LIMA, April 21 (Reuters) - A global increase in biofuel production is putting food out of reach for poor people in places like Peru, President Alan Garcia said on Monday, as he urged developed countries to grow more food.
Garcia, whose popularity has tanked to an all-time low on rising food prices, said Peru is a victim of ethanol and other biodiesels, which compete for land with food crops and have contributed to the rise in prices for wheat, corn and soy.
Over the last few months, food prices in Peru have surged faster than the Andean country’s general rate of inflation, which jumped 1.04 percent last month.
In the 12 months through March, inflation hit 5.5 percent.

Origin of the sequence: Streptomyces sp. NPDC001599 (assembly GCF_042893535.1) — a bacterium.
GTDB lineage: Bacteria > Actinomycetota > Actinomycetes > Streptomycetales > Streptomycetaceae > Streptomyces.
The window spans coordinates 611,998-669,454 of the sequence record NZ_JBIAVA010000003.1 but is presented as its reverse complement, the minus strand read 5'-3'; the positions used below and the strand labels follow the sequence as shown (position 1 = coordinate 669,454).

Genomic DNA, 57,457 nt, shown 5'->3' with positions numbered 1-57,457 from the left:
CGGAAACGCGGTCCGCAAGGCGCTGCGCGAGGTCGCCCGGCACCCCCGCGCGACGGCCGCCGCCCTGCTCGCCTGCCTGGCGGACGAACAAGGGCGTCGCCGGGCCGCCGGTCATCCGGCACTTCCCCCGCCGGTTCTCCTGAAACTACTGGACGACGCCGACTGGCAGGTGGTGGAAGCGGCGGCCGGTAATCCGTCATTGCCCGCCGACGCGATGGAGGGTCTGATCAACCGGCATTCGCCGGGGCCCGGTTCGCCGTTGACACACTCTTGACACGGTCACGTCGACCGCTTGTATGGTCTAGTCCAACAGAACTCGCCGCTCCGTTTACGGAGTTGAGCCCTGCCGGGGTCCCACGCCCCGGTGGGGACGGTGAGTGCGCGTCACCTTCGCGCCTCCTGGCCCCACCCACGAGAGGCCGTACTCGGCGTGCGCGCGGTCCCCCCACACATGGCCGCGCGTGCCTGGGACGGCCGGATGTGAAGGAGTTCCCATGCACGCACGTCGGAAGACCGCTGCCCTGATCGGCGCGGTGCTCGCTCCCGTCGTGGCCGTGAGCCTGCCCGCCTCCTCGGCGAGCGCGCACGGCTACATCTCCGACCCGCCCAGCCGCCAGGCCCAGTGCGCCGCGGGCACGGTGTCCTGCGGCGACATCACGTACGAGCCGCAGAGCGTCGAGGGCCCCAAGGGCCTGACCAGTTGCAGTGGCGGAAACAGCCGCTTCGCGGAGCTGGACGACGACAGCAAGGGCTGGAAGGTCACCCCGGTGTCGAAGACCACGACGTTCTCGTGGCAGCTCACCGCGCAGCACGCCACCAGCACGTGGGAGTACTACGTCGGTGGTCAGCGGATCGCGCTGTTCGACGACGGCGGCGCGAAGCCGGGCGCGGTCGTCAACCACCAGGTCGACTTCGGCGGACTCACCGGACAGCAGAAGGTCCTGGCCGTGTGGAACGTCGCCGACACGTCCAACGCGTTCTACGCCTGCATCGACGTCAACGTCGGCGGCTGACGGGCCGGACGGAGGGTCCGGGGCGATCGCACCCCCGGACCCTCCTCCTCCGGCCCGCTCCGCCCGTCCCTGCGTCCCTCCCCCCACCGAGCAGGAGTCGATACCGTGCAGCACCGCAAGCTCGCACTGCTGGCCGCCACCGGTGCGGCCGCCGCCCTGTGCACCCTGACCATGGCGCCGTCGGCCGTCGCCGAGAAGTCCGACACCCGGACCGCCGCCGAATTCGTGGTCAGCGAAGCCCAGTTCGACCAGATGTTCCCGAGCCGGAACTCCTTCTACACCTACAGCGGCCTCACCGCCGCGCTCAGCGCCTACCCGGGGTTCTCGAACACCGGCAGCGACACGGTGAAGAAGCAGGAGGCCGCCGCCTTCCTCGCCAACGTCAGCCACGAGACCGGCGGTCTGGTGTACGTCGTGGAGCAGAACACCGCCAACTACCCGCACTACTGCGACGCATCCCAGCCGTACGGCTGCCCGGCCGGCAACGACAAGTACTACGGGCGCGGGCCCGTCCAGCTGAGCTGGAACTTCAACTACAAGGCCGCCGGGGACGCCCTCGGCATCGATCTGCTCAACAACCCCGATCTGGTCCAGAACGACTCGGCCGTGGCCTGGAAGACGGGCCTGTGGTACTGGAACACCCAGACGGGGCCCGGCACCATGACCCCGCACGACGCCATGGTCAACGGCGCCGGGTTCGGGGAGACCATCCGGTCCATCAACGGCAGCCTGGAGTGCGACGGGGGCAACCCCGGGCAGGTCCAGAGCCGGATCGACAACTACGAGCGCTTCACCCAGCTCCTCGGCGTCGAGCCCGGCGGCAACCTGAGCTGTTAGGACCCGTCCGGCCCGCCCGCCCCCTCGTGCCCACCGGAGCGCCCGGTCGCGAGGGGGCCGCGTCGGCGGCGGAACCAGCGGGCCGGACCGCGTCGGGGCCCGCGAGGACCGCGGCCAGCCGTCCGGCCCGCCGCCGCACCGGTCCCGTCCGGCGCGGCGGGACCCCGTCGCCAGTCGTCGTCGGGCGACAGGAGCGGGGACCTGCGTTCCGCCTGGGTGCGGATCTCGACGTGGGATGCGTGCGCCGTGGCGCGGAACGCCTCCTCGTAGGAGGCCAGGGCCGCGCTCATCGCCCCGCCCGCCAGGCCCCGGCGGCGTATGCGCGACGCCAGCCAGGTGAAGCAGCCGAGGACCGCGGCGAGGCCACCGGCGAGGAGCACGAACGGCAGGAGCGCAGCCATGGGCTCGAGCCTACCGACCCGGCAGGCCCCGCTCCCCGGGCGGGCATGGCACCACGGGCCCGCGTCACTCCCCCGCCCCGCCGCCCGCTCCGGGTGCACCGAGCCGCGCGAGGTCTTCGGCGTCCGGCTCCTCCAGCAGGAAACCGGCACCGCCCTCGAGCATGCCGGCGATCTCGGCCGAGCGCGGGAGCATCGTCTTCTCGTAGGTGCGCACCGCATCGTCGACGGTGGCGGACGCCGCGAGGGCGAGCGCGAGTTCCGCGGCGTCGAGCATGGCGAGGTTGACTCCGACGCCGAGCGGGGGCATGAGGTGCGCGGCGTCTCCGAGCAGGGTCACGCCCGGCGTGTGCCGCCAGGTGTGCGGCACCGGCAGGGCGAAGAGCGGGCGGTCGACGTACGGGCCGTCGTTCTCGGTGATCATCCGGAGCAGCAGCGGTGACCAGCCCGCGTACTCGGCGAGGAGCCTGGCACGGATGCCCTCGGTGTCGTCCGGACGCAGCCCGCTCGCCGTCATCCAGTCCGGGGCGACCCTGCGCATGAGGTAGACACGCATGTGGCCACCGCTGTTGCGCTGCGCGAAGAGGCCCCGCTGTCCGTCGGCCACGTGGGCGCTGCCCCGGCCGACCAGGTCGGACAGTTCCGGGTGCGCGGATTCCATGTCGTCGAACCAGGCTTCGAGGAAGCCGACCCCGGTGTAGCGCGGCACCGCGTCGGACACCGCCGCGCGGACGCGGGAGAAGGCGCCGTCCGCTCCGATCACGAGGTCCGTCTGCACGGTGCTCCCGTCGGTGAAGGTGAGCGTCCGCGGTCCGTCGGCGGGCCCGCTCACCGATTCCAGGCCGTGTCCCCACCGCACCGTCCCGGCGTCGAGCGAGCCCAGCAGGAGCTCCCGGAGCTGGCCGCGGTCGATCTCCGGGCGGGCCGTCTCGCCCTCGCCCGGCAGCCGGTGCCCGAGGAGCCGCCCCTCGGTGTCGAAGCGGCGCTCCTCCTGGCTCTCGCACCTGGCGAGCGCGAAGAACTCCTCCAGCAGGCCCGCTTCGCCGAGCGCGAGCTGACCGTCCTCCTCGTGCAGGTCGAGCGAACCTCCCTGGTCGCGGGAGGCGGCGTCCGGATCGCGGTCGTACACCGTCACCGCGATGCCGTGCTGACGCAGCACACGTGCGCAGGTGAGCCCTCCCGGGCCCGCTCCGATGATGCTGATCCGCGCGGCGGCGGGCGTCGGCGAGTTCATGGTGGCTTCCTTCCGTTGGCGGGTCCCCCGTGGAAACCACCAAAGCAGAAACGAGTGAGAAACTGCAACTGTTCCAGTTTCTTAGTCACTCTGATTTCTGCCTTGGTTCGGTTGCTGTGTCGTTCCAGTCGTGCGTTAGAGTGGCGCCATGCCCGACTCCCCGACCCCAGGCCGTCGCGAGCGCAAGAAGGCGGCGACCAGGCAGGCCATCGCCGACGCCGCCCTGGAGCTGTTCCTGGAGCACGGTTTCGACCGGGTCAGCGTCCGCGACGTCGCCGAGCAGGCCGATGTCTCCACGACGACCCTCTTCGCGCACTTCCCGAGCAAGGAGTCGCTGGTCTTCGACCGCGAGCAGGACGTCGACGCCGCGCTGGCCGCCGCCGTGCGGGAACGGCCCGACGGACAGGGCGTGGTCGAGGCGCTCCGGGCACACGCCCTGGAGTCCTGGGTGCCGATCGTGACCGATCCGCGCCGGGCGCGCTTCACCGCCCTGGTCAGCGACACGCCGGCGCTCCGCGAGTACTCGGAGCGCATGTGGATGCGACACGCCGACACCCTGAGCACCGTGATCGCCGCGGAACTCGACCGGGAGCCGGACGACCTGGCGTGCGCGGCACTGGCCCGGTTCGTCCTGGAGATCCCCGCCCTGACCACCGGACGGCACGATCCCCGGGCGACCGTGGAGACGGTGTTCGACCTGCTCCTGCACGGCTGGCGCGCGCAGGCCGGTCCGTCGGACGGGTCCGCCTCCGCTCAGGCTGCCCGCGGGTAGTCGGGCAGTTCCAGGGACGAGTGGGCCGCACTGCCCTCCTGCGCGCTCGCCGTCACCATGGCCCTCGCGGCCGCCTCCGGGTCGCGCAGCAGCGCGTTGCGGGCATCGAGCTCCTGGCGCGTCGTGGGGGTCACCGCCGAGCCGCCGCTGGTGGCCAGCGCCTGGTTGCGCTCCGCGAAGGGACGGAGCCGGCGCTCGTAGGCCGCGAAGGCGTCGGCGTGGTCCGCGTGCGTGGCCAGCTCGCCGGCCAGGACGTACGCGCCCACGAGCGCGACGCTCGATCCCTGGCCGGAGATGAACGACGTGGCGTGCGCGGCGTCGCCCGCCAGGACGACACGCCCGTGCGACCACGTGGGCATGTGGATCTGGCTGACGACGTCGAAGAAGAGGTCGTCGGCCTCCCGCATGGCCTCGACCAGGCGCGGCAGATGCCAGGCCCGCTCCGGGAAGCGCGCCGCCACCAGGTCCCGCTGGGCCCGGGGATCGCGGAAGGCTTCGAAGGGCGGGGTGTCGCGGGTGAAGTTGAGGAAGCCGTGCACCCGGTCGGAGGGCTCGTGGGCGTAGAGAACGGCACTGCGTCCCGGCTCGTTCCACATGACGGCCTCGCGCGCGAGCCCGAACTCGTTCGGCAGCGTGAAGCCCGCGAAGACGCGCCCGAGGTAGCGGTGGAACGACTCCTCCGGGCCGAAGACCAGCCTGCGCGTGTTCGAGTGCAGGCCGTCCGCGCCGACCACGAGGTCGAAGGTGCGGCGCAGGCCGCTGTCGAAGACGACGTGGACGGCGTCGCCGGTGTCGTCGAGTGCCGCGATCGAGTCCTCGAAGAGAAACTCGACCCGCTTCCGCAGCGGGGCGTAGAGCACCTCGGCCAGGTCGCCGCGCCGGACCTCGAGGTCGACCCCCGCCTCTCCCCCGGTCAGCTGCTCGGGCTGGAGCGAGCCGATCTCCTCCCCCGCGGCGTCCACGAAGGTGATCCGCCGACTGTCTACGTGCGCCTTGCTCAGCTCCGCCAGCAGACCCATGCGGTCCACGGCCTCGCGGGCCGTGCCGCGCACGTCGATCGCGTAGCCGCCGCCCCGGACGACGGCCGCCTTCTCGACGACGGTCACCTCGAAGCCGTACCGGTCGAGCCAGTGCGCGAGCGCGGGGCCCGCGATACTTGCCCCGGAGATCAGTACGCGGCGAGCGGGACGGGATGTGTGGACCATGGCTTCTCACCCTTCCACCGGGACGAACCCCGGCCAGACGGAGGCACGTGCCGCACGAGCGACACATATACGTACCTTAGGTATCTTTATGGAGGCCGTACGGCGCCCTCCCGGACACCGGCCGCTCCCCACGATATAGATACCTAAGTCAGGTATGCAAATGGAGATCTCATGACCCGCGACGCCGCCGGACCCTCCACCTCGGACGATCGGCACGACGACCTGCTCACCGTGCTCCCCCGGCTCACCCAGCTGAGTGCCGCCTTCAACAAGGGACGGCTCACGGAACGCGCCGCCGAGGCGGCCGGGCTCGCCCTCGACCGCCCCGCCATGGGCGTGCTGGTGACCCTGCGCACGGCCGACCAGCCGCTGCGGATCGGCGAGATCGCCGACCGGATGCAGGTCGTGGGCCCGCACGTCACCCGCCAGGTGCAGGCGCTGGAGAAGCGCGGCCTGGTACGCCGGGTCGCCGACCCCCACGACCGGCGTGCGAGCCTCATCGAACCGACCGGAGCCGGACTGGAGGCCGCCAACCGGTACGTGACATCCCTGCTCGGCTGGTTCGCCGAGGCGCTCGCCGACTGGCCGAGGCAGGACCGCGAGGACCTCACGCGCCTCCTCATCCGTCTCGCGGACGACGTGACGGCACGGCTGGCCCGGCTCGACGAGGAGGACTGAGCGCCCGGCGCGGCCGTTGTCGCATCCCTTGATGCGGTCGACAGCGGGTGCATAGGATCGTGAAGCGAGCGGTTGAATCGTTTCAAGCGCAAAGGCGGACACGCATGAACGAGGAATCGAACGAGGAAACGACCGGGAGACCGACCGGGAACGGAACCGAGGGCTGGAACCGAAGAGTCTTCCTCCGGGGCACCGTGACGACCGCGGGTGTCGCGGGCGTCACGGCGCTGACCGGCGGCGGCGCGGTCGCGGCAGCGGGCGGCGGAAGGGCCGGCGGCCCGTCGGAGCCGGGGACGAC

“It’s creating very serious problems for countries that have to import these (food) products. We believe there are alternative energies that do not put the world’s food in danger,” said Garcia, echoing recent food-versus-fuel debates that question the social benefit of biofuels.
This month, Garcia’s approval rating sank to 26 percent — the lowest since he took office in 2006 — and 57 percent of those polled said rising prices were the main reason behind their disapproval.
In an effort to ease the crisis of rising food prices, Peru’s government has begun to hand out food to the poorest of the poor in Lima, the capital.
It has also slashed tariffs and raised interest rates this year to try to curb inflation, which rose 4 percent last year.
The central bank’s annual inflation target is 2 percent, plus or minus one percentage point.
The bank has said inflation should close near 3 percent this year, but many analysts say it will likely be higher. (Reporting by Maria Luisa Palomino; Writing by Dana Ford; Editing by Marguerita Choy)